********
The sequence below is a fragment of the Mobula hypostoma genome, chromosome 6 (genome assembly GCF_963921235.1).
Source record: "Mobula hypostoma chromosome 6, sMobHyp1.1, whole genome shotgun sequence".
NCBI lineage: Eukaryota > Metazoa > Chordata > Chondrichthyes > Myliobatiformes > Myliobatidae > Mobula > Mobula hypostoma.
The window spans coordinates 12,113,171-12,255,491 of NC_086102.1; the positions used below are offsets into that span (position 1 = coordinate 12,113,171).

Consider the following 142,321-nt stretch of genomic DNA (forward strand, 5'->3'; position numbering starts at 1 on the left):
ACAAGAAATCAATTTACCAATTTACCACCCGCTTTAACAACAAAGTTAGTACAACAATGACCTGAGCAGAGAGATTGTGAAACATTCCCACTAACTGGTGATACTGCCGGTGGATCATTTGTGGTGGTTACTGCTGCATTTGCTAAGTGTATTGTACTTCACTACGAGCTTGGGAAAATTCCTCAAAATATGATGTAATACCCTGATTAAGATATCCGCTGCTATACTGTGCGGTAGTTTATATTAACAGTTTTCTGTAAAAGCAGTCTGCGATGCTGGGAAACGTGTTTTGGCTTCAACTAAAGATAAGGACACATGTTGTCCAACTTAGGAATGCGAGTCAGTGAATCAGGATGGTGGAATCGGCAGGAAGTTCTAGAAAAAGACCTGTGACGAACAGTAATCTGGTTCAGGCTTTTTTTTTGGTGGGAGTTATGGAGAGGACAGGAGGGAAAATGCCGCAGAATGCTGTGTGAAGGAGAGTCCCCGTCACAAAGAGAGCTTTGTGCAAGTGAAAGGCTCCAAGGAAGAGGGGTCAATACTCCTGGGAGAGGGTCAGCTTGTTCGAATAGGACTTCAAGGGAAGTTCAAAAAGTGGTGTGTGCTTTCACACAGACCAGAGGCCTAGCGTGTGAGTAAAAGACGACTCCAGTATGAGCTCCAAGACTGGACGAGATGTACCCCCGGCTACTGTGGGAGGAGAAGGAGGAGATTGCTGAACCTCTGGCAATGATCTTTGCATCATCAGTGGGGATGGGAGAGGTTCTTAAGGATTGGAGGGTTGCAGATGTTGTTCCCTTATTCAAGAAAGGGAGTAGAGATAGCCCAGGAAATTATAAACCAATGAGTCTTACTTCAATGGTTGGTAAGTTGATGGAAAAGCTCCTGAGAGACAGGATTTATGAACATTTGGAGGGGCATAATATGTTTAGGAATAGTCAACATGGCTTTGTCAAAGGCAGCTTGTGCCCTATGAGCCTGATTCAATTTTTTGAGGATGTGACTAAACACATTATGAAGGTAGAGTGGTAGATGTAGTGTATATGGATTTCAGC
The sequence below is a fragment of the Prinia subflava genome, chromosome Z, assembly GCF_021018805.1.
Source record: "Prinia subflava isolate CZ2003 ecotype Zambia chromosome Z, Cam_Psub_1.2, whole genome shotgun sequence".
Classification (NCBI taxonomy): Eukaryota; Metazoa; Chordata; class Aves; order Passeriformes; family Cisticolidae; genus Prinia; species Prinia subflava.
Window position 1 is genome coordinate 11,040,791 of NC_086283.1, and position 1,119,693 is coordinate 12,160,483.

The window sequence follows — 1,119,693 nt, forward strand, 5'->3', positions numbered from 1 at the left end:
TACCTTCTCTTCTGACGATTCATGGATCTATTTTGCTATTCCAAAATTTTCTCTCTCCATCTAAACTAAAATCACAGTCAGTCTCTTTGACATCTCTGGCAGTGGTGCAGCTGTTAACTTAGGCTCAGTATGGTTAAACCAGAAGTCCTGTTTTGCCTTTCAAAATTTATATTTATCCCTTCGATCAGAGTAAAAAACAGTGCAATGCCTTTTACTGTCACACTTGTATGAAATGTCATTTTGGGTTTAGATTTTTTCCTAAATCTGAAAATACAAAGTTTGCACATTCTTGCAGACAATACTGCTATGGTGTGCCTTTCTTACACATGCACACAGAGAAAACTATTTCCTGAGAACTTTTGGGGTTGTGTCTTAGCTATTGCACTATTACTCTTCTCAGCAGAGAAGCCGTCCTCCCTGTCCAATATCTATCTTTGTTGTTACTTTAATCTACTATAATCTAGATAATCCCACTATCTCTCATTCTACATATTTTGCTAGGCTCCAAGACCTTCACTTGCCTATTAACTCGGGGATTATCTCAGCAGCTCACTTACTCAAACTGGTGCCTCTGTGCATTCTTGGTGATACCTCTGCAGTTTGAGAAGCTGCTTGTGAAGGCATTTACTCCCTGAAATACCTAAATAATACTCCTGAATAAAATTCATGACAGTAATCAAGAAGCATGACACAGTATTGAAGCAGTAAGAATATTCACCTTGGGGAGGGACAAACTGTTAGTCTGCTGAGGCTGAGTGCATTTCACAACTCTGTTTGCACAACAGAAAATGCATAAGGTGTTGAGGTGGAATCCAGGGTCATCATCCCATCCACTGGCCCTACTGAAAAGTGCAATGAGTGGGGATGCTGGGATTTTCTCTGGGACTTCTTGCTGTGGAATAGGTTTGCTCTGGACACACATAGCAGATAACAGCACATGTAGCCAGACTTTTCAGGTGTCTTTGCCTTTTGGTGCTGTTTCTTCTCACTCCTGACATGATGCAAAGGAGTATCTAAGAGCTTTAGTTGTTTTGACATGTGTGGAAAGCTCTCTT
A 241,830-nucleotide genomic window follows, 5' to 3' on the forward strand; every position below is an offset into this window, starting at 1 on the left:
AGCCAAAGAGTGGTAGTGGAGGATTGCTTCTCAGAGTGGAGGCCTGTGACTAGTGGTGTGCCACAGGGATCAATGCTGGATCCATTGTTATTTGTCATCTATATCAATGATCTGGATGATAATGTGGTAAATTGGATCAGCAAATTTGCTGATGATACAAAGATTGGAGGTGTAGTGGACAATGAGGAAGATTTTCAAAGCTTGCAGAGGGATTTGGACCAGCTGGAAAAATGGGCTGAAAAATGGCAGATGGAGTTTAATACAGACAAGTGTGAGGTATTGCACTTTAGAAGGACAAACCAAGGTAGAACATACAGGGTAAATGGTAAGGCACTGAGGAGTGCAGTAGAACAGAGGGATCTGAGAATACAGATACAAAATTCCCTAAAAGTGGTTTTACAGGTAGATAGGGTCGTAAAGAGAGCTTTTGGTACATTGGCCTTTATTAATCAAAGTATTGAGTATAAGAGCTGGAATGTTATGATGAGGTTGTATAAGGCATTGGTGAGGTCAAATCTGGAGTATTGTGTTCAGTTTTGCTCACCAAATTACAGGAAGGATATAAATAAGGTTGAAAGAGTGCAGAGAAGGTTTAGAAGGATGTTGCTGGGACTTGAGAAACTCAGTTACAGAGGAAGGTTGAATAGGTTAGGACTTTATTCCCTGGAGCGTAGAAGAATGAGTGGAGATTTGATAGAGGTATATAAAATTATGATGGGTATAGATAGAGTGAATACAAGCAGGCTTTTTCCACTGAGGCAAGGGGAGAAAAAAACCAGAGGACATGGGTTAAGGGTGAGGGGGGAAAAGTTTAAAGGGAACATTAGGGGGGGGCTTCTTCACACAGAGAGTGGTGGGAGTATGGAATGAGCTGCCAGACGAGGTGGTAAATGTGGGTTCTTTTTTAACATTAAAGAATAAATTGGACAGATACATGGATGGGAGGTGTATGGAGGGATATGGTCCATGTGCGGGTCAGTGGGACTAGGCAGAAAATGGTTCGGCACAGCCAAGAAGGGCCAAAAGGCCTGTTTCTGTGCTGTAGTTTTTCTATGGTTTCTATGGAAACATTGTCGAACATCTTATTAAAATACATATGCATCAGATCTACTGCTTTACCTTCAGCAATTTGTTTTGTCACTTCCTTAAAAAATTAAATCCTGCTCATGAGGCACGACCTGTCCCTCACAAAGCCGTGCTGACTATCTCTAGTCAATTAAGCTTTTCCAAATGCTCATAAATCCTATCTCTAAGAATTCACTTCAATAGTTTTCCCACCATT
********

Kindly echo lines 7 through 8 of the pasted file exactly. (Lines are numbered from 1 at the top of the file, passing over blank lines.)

The sequence below is a fragment of the Prinia subflava genome, chromosome Z, assembly GCF_021018805.1.
Source record: "Prinia subflava isolate CZ2003 ecotype Zambia chromosome Z, Cam_Psub_1.2, whole genome shotgun sequence".